UCLA IEEE Idea Hacks 2024

IDEA Hacks is the premier hardware-focused hackathon on the West Coast. Hosted by IEEE’s Student Branch at UCLA over 36 hours on January 12-14, it provided hundreds of students from UCLA and local community colleges with an opportunity to develop their own tangible products. Throughout the experience, the organizers provided parts, tools, space, food, and workshops all for free, so these students could focus solely on their projects.

This year marked the 10th anniversary of IDEA Hacks, and the theme — “Celebrating Our Communities” — encouraged students to embrace their unique backgrounds and create something that will improve or benefit their communities, surroundings, and environments. The three subcategories were Sustainability, Accessibility, and “Go Touch Grass,” aimed to promote the creation of projects that will benefit the health of the planet, improve accessibility, or share the enjoyment of life.


IDEA Hacks reached a diverse audience, with 290 applicants this year coming from a wide range of backgrounds. Approximately 230 students competed, with a total of 40 projects across 40 teams submitted for judging.

There were a record number of 32 community college students who attended from El Camino College, Santa Monica College, Cerritos College, Los Angeles Pierce College, and East Los Angeles College.

The students attending IDEA Hacks had diverse technical backgrounds, different levels of hands-on experience (purely electrical to purely mechanical knowledge), and years of project experience to students only getting started in engineering. Idea Hacks supports students of all backgrounds with multiple technical workshops and abundant technical support from volunteers to ensure that as many students as possible can learn and have a valuable experience. Partnerships with other student organizations helped increase diversity in the event’s leadership and included the following organizations:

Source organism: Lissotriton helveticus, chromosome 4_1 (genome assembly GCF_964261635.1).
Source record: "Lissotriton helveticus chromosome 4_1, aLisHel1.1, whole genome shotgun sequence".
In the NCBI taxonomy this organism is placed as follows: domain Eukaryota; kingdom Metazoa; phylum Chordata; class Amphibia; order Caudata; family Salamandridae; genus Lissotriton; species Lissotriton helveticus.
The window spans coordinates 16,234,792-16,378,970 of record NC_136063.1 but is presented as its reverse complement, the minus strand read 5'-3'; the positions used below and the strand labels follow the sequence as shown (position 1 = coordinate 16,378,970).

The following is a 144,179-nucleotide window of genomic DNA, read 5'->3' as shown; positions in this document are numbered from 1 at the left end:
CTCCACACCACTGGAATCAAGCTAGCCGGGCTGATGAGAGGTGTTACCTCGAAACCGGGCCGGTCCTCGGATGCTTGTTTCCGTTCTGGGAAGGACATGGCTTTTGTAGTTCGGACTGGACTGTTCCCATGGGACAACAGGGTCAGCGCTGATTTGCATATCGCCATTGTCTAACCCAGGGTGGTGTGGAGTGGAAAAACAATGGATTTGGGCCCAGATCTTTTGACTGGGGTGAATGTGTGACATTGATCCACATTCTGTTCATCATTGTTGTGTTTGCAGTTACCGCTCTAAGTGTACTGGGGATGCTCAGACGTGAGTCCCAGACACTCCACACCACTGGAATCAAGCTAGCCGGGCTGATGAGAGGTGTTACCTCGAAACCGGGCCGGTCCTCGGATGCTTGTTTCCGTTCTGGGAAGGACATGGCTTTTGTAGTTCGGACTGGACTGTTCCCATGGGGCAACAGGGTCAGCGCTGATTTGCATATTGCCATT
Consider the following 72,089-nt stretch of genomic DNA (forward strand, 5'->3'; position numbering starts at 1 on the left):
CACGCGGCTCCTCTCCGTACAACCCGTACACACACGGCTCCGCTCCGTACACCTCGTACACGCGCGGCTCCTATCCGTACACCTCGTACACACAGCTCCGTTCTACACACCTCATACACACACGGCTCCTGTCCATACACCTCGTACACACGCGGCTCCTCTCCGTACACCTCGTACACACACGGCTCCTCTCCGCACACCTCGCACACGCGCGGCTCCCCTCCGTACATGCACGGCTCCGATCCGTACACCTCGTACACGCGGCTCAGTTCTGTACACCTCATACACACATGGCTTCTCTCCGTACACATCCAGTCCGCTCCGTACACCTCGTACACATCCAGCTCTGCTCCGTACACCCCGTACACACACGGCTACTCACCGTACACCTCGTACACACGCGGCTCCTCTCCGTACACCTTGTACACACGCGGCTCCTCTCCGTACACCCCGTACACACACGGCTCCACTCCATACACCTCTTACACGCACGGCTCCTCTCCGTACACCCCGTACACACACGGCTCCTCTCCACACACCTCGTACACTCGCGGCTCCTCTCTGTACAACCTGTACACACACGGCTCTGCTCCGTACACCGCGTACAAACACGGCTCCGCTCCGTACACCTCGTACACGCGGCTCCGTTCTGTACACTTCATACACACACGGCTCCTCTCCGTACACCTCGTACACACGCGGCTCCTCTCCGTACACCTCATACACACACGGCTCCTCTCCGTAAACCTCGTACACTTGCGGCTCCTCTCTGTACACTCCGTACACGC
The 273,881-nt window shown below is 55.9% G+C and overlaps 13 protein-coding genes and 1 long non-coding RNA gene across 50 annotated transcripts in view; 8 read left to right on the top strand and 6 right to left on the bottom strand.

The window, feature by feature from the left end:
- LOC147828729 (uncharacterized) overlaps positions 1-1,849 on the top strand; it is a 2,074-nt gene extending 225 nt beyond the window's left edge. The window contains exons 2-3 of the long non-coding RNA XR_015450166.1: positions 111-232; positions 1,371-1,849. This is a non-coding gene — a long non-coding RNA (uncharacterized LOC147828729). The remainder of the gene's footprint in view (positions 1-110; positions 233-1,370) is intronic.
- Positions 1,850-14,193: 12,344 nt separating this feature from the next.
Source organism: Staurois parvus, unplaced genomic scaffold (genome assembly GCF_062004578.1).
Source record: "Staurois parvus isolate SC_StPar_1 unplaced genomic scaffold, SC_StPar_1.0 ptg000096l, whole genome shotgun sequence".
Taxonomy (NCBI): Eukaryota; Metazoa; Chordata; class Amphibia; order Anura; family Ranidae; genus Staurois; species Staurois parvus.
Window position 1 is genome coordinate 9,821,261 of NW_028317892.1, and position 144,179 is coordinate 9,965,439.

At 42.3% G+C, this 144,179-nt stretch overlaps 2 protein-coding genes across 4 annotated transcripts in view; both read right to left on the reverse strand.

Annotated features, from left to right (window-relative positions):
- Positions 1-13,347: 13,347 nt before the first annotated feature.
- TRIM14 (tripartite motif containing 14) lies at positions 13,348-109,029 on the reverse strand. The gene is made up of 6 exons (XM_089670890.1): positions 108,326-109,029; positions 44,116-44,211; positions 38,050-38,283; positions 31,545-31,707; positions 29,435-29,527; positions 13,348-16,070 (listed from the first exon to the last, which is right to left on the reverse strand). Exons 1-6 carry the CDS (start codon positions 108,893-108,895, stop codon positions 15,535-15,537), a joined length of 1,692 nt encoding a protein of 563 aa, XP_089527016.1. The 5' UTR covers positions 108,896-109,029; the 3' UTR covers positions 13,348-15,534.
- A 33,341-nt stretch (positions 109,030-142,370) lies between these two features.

• American Society of Mechanical Engineers (ASME)
  • IEEE Women Advancing Technology through Teamwork (IEEE WATT)
  • Association for Computing Machinery Hack (ACM Hack)
  • UCLA’s Game Music Ensemble (GME)
  • Bruin Chamber Musicians (BCM)

There were 13 judges composed of industry representatives, faculty, and UCLA alumni who judged the 40 submissions over two rounds.

The panel of judges

Winning Projects

The judges were impressed by all of the students’ projects. A complete list of final submissions is available on the Devpost (https://idea-hacks-2024.devpost.com/project-gallery), but below are the winners:

First Place Overall: Echo Location

Team members: Jacob Levinson, Adrian McIntosh, Preston Futaba, Daniel Yang
Devpost: https://devpost.com/software/echo-location-bez8d2
Presentation: Link Coming Soon
Description: The device detects nearby obstacles and informs the user of their presence using gentle and proportional vibration in the direction of the obstacles. When the user moves closer to the obstacles, the vibration in that direction will increase, warning the user they will soon bump into it. This can be used to detect people, walls, other obstacles, and also the lack of such obstacles in each direction.

An image of the first place team: Echo Location

Second Place Overall: The Seeing Eye Vest

Team members: Ava Ankenbrandt, Kush Agarwal, Caitlin Nguyen, Julie Cover
Devpost: https://devpost.com/software/the-seeing-vest
Presentation: Link Coming Soon